Cannonball trees are not native to Penang yet some fully grown ones of the genus (Couroupita guianensis) could be found aligning the entrance at the botanical garden. Basically it is a tree with long tentacle-like stalks sprouting and covering its trunk out of which brownish round fruits the shape of cannonballs hung. These fruits were said to possess medicinal qualities and had been used to treat colds and stomach aches but many wonders about its edibility.

~leg stretching exercise~ image copyright Kris Lee 2012

~leg stretching exercise~
image copyright Kris Lee 2012

In this picture some monkeys (long tailed macaques) appear to be camouflaging (try locating its tail) and feeding on what appears to be the flowers of which blooms its fruits. Picture taken at the Botanical Gardens, Waterfall Rd, Penang.

.

.

.

water shrine

~water shrine~ image copyright Kris Lee 2012

~water shrine~
image copyright Kris Lee 2012

 

 

 

 

 

 

 

 

 

 

 

 

 

 

 

 

 

 

About five feet wide, these planks built on bakau stilts takes one to the shrine (dedicated to “mazu”- deity of the fishermen and sailors) and further— as it also serves as a dock for smaller, much smaller feeder ships called ‘sampans’ and ‘tongkangs’ due to the shallowness of its waters which is why Penang, once a thriving port of the Southeast in the late 1700′s lost much of its glitter to Singapore after the latter was founded in 1819. On a curious note, the outpost fronting the shrine is a makeshift toilet- four walls, a roof and a pooping hole on the platform. Picture taken at Tan Jetty, Weld Quay, Penang.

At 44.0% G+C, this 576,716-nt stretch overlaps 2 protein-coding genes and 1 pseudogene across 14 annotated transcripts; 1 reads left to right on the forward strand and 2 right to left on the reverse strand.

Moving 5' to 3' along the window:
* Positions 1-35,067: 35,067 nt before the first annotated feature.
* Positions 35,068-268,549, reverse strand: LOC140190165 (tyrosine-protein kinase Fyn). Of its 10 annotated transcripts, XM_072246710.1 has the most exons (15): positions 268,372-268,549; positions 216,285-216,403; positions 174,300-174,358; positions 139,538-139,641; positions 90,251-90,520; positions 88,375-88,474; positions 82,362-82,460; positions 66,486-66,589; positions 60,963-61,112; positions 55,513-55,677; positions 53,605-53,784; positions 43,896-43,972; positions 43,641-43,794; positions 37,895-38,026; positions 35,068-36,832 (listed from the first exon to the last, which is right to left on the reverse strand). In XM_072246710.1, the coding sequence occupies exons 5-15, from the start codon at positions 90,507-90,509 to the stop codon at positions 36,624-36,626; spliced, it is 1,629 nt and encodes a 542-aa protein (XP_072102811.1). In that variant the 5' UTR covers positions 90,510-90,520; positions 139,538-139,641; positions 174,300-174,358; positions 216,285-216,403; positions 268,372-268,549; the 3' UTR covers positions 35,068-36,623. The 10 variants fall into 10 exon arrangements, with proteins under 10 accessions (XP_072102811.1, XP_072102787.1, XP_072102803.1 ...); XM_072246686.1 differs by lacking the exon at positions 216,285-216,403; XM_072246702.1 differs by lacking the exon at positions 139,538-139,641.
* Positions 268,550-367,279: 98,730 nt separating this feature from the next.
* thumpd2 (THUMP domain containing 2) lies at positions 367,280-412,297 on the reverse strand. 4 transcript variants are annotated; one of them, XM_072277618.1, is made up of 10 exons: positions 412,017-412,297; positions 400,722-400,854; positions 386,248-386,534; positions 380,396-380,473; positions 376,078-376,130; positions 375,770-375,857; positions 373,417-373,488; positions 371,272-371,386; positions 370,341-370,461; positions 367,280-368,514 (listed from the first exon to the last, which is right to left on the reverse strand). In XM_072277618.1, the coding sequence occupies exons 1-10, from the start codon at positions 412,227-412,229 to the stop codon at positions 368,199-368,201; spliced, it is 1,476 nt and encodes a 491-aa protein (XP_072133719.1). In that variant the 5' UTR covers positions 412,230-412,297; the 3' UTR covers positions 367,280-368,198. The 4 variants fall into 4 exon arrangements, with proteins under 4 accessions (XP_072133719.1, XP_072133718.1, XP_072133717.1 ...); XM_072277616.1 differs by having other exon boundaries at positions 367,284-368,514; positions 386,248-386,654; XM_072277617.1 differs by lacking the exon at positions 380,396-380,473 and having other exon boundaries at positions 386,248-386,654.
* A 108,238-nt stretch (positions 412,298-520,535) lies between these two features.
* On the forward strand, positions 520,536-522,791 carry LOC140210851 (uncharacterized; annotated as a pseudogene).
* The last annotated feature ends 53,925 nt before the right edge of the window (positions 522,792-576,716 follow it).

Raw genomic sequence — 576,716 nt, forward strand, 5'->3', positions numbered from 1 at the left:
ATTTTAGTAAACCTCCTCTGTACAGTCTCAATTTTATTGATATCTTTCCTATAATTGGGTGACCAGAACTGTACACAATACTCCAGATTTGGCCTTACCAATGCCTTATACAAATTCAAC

.

.

.

overlord

~overlord~ image copyright Kris Lee 2012

~overlord~
image copyright Kris Lee 2012

 

 

 

 

 

 

 

 

 

 

 

 

 

 

 

 

 

 

Many local Chinese revere to “Datuk Kongs”~ spiritual deities of ‘Malay’ descent whom are believed to be overlords of the terrain in which one resides. Because of their roaming presence, most locals finding themselves in unfamiliar places restrain themselves from answering nature’s call, spit or utter anything rude or offensive in that vicinity for fear of offending or incurring the wrath of these spirits which are known to be fierce~ their punishment for offences, reputedly death! The words “Datuk” and “Kong” means the same. It stood for ‘Grandpa’~ the first, as spoken in colloquial Malay and the second, in Hokkien. These spirits have names and are identified by mediums after having undergone a trance and are to be addressed as such but how these Malay spirits came to be revered and honored by the Chinese instead of the Malay’s themselves I believe is due to the arrival of Islam which forbids pagan belief.

~datuk awang~ image copyright Kris Lee 2012

~Datuk Awang~
image copyright Kris Lee 2012

In this picture, a young man is seen going about his daily praying ritual of appeasing three ‘Datuks’ whose shrines are believed to be their homes. At the forefront is what he simply called “Datuk Kong”, the one behind, is known by Datuk Nenek (a female spirit) and Datuk Awang. One could see two songkoks (a malay headgear) placed at the right side of the joss stick censer. Picture taken at Jln Nanning, Penang.

 

 

 

 

 

 

.

.

.

offering to spirits

~offering to spirits~ image copyright kris lee 2012

~offering to spirits~
image copyright kris lee 2012

 

 

 

 

 

 

 

 

 

 

 

 

 

 

 

 

 

 

In taoist rites, prayers and offering to spirits normally begins with the lighting of incense and joss sticks followed by joss paper burning. Here a traditional chimney shaped joss paper burner stood at the front courtyard of the temple to receive the offerings while some pigeons oblivious to the smoke and heat emitting from the burners were seen pecking scraps from the compound. A temple worker also helps in the upkeep of the temple. Picture taken at the Goddess of Mercy Temple Jln Masjid Kapitan Keling, Georgetown, Penang.

.

.

.